"...a densely packed study that will contribute greatly to debate on the nature and meaning of the science of man, as well as to that on the origins of both anthropology and physiology as independent disciplines." Dorinda Outram, Isis
"It is impossible in a brief review to do justice to this complex and richly suggestive analysis....Readers will surely admire Williams's shrewdly perceptive commentaries on individual texts." Matthew Ramsey, American Historical Review
"In this thoughtful and thoroughly researched book, Williams has shown why France provided such fertile soil for what has come to be called the 'medicalization' of society. In the process, she has reconceptualized the history of French medicine, placing the developments of the Revolutionary decade into a broad chronological perspective." Clifford Rosenberg, Journal of Interdisciplinary History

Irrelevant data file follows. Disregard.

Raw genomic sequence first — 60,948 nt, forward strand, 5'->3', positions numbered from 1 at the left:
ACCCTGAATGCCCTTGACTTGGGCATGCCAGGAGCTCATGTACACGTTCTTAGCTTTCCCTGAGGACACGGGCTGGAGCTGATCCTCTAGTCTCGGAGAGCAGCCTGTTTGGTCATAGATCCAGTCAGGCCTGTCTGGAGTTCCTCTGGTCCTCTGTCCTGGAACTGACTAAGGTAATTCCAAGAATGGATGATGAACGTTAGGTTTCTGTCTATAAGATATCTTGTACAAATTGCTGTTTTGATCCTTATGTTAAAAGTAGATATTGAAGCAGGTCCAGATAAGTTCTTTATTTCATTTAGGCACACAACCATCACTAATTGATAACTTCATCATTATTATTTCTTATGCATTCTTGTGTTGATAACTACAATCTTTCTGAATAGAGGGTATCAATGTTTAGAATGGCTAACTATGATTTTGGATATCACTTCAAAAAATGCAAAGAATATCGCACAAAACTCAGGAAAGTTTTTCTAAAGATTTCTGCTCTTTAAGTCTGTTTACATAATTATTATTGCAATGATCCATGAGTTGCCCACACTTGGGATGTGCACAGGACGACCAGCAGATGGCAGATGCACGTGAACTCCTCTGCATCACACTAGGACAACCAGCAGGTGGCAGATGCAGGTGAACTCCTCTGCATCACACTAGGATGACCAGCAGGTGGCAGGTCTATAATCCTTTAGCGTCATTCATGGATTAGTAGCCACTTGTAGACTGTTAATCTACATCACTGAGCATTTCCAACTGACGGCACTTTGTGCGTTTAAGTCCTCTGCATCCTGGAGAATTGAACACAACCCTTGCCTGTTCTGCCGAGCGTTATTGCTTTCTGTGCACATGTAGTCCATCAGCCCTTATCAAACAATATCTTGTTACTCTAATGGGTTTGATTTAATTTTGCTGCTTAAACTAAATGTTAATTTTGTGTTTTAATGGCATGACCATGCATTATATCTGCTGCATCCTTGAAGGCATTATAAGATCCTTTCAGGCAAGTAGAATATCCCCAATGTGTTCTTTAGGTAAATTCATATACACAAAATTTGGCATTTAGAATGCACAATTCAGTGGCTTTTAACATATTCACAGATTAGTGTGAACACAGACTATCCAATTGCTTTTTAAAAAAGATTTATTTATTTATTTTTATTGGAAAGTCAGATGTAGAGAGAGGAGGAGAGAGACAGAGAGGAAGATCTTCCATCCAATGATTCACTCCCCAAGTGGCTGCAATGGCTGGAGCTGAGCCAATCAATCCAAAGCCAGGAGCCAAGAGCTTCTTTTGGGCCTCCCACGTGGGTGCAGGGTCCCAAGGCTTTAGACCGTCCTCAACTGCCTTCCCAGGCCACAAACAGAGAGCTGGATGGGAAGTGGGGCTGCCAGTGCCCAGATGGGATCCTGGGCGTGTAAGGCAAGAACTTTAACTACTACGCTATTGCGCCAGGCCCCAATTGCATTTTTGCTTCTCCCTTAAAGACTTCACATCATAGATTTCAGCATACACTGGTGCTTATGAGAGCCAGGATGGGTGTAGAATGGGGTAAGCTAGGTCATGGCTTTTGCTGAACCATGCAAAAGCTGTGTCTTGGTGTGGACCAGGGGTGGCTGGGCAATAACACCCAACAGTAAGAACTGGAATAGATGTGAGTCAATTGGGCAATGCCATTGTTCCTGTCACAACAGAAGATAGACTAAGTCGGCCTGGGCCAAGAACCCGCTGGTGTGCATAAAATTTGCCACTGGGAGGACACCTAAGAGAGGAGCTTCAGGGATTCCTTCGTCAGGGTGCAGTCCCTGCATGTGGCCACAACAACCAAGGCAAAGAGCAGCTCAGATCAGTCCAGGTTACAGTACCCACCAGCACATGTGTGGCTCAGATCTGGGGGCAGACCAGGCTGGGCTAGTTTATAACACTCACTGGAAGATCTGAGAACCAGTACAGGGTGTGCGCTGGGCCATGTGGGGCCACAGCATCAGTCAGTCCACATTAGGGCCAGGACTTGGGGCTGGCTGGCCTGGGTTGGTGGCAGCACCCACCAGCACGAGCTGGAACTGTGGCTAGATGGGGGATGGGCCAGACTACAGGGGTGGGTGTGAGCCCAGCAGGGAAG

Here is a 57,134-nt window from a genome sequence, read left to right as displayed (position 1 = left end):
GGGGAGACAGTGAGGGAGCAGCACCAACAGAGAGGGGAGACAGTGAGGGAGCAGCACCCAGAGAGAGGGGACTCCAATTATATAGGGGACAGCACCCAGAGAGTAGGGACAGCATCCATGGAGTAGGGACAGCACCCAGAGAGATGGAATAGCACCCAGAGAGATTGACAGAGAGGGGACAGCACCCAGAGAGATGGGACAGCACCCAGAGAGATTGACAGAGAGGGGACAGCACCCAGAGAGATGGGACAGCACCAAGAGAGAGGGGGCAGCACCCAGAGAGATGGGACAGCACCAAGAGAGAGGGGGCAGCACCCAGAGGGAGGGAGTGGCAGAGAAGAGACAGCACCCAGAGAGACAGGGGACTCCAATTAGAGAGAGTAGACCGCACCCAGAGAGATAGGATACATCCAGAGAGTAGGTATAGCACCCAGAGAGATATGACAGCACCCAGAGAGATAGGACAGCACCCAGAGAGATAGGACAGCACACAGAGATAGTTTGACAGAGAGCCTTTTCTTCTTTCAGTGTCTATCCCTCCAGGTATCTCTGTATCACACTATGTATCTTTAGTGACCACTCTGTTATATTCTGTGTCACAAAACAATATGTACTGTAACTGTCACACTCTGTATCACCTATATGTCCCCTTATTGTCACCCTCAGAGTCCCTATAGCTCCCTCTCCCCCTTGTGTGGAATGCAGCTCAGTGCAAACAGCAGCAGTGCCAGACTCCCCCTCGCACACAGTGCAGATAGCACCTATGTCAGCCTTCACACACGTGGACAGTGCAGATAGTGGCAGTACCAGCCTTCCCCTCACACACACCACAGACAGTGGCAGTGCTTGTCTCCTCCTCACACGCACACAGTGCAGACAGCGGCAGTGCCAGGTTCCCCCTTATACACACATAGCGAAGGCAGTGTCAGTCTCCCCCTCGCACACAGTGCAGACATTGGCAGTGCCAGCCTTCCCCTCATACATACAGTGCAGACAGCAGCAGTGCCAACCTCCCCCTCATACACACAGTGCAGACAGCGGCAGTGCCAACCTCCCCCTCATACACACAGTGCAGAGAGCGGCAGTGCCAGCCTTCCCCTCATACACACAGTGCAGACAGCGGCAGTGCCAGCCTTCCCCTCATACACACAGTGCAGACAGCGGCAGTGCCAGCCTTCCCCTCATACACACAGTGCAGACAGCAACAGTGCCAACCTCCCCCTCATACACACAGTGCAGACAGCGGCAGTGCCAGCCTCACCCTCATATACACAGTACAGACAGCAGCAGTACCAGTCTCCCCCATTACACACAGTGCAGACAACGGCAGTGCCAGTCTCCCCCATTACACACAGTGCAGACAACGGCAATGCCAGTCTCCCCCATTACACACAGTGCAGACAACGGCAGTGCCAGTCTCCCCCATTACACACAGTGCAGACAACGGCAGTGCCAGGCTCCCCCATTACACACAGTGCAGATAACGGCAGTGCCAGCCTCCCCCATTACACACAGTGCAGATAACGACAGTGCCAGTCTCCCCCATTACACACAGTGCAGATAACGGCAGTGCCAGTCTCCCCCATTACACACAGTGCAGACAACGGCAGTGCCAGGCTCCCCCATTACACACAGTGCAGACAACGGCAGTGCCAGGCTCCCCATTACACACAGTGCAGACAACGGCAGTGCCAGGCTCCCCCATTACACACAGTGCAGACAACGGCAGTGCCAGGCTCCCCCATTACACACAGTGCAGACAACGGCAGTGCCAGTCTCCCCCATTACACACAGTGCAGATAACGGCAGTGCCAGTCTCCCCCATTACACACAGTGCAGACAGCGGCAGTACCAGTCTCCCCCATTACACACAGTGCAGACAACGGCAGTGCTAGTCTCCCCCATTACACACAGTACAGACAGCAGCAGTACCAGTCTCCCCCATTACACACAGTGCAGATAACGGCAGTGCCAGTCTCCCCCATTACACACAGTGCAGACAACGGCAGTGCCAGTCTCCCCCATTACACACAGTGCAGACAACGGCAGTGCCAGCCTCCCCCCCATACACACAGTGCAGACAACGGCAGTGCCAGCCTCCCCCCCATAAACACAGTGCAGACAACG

This book explores the tradition of the 'science of man' in French medicine of the era 1750-1850. Its chief purpose is to recover the history of a holistic tradition in French medicine that has been neglected because it lay outside the mainstream themes of modern medicine.